I finally got around to filling the projects page of my site with the new apps I made at The Flatiron School. I had to set aside my incredible urge to just refactor and redesign the entire site in order to get the page done in a timely fashion, which reminded me of a couple of lessons I have learned while building over the past couple of months:
Anyway, that’s not even why I’m writing this post! I wanted to talk a little bit about a cool use of CSS Pseudo Selectors that I had not considered previously: as a method of constructing alternating layouts.
My projects page is a series of divs, each containing an image and a short paragraph. I wanted the image and the paragraph to switch float positions on each div, alternating left-right down the page.
Hard-coding the positions for each div was obviously out of the question; my CSS would’ve been filled with repetitive ID selectors, and it wouldn’t be at all scalable. I had to figure out a DRY solution using CSS, since I couldn’t just hop into Ruby like I’m used to doing on my Rails projects (only liquid templating in Jekyll!).
I recalled that CSS pseudo selectors could be used to style specific children in a list (li’s and p’s, mostly). For those who don’t know, such selectors fall under the category of
:nth-child(n) pseudo selectors, which select specific children based on what is specified by n. The most well-known values for n are “last,” “first,” “odd,” and “even.” Some common use cases for these selectors are for styling the first paragraph or word of an article in a certain manner (italicizing it, increasing its size, changing color, etc.), or for giving a striped background to tables, filling every other row with a color.
Quick side note: I learned by reviewing some documentation that you could actually select children by selector type rather than child position. Check out the example below, adapted from a W3C wiki:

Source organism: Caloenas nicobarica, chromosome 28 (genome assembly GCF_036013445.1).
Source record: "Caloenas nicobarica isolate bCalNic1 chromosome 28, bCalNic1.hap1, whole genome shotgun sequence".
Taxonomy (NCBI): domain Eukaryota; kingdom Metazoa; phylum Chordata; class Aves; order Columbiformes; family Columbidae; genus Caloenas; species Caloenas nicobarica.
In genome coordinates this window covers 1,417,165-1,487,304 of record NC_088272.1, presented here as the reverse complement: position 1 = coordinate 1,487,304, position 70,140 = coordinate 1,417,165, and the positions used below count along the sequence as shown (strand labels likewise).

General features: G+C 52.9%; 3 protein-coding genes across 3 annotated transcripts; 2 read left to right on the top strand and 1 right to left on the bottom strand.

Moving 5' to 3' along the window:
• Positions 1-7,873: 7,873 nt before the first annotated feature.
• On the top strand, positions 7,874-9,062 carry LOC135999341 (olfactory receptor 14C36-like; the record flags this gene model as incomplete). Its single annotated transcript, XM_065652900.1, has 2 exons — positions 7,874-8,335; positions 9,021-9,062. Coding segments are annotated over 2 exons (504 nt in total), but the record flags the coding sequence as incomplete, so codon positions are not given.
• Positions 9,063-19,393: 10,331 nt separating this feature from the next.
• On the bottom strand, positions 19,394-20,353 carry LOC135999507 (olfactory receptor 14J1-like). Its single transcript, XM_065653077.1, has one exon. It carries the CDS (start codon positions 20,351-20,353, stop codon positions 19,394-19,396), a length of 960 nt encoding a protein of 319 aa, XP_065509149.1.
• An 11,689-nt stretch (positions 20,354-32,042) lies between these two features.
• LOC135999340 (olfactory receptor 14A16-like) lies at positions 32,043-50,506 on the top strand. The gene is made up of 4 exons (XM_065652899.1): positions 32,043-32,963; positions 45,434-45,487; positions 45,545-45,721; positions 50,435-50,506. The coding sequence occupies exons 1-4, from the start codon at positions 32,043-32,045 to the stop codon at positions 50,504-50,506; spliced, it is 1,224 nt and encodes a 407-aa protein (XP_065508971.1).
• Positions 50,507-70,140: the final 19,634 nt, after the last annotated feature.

li:nth-child(even) in this case would select number 2, 4, and 8, skipping the child in spot 6 because it is not an li. Using
li:nth-of-type(even) would select numbers 2, 4, 7, and 9, counting the li’s in positions 7 and 9 as even because it pretends the img tag isn’t even there.
I knew that “odd” or “even” would be the best bet for my site. Looking back at the first code sample, I tried
.project img:nth-child(even) and
.project p:nth-child(even) in order to switch the float positions for ever other project div. This resulted in no style changes, so I tried using “1” instead of “even” to make sure I was using proper syntax. That ended up switching the float positions of all div’s on the page.
I finally realized that I wasn’t selecting what I wanted to. I wanted to change the img’s and p’s, sure, but what I was actually doing was selecting every img and p within div’s with class “project,” not every other div on the page. The reason “1” worked is because there was only one p and one img within each div. I actually needed to select each individual div and then select the elements I wanted to change. I rewrote my selectors to read
.project:nth-child(even) img and
.project:nth-child(even) p, and I got exactly the result that I wanted!
Thus, I learned that the
:nth-child CSS pseudo selector is a really effective way to define alternating patterns in the arrangement of elements. The key breakthrough for me was remembering that my project div’s were still children of body, and so I could easily use
:nth-child selectors on them.
It’s easy to limit yourself to the simplest of implementation examples for patterns you haven’t used extensively before: in this case, I only thought of
:nth-child selectors as tools you use on elements within other div’s. In the future, I hope to short-circuit this cognitive process whenever possible and remember to think expansively of the ways in which new patterns can be applied in my code.
Now, onto completely refactoring my site!